The ultimate takeaway is this: We as a human species not only have a duty to honor those relics left, but by laying eyes upon those pieces and recognizing their profound sacredness, with the ultimate understanding that these animals are more valuable to us ALIVE than dead (rendered into consumable pieces and commodities). It is such a huge and important responsibility that their stories be told. No ego. No drama.

Attacking people for owning precious family heirlooms is not the answer.

Attacking, insulting and deriding practitioners of ancient spiritual systems, let alone the systems themselves, is not the answer, and is a symptom of a greater disconnect both spiritually as well as socially.

Though in death the stories of these endangered and extinct animals may be preserved, the only way new stories may form and grow is through the preservation of the even more sacred flame of life within each of these precious, sacred animals. The only way that can happen is through education and bridge-building, which will never happen if we allow ourselves to be controlled wholly by our emotions and the dissemination of misinformation.


This article was written by Joseph Atreides, who has years of experience in wildlife and habitat education, conservation, and volunteerism. He is a certified wildlife educator and for years has held presentations and educational programs on endangered species and wildlife, and has donated much time, resource and finances towards the preservation of the world’s big cats.

1 Comment

  1. I think my partner, Joseph, has done a great job articulating how spiritual practitioners can work with endangered animals in an appropriate, respectful manner.

    For my part, in watching this controversy unfold, one thing has stood out to me: the focus on endangered species as powerless, broken, weak, dying. The focus on feelings of sorrow, of loss, anguish, despair, pain and agony. We are told that this is a psychic impression of the species, and that merely channeling them invokes weeping. We are told that they cannot run “hot”, cannot help us spiritually, that they are powerless.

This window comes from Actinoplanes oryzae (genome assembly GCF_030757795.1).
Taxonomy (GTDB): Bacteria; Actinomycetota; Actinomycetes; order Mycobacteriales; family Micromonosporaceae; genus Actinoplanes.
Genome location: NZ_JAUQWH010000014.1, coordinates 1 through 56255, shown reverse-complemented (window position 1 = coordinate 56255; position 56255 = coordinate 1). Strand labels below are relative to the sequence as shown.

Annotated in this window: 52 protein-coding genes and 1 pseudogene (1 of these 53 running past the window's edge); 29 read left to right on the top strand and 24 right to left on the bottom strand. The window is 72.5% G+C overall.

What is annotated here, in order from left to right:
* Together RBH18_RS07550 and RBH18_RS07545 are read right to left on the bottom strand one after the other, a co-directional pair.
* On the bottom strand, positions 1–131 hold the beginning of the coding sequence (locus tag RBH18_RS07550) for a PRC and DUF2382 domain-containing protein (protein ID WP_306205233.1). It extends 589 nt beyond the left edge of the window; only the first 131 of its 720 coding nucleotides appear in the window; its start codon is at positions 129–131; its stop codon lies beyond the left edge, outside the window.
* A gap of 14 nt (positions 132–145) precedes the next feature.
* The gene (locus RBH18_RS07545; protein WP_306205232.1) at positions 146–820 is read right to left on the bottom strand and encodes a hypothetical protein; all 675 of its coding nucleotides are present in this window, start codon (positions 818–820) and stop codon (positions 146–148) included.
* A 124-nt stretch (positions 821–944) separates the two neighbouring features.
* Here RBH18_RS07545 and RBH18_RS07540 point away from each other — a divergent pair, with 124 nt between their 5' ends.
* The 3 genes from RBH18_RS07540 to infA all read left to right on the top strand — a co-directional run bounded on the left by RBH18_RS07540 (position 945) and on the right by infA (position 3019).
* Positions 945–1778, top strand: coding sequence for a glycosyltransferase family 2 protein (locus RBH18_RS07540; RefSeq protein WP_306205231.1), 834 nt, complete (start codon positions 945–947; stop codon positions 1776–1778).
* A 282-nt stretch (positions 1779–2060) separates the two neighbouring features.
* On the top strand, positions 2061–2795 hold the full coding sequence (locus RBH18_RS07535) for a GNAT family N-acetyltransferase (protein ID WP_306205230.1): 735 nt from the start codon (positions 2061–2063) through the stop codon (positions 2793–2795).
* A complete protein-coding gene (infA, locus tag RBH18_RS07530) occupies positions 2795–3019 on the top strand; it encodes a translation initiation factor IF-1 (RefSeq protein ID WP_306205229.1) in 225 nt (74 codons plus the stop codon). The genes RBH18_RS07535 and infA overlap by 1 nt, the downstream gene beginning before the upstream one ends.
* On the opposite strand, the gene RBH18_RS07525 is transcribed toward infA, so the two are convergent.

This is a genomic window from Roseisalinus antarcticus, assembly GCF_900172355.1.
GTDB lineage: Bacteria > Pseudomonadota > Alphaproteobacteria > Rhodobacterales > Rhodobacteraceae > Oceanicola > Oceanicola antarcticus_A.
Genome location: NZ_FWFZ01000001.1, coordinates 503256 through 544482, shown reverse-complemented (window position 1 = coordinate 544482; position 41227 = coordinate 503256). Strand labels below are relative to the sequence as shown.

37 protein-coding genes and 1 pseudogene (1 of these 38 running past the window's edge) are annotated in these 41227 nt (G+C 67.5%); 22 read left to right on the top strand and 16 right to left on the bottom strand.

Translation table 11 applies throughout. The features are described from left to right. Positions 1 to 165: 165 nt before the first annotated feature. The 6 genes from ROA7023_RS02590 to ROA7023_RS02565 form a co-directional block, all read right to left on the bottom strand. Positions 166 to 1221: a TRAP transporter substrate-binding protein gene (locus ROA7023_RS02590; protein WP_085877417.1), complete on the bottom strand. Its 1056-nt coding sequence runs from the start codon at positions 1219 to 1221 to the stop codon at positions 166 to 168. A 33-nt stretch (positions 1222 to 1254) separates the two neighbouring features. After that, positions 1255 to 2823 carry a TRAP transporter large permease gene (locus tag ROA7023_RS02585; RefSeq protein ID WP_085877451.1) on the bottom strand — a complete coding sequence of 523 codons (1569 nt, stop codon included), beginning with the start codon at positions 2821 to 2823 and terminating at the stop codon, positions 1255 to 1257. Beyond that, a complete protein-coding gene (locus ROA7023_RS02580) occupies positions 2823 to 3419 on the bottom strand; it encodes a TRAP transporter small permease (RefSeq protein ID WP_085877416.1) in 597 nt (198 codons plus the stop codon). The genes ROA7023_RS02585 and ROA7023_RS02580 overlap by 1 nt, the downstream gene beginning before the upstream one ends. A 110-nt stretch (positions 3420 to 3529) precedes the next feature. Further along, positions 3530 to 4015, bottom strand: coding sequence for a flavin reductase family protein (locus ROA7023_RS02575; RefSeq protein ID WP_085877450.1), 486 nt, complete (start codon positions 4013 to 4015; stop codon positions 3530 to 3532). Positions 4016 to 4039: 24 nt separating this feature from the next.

As a spiritual practitioner, I object to this characterization on two grounds. The first, and most obvious to my mind, is the fact that the animals in question are being portrayed as having human existential concerns regarding the fate of their species – to the point that every single member of the species is apparently filled with despair, whether they died in agony or died peacefully of old age in their sleep. This is sheer anthropomorphization, and projecting of one’s own feelings onto the species. And it is entirely unnecessary to take such an extreme position in order to promote conservation.

    The second basis on which I make my objection is theological. We, as practitioners of ATRs and ATR-derived practices, are supposed to believe that the species is weak and cannot help us, cannot “run hot”, cannot be spiritually effective due to the endangered position they are in today? Yet our spiritual practices, the ones we have found to be effective, come to us from those who were themselves captured, enslaved and brought to these shores against their will. They come from generations of the “weak”, the “lost”, those filled with anguish, despair, and pain. And these traditions, these ancestors of blood and spirit, are not powerless. They do run hot.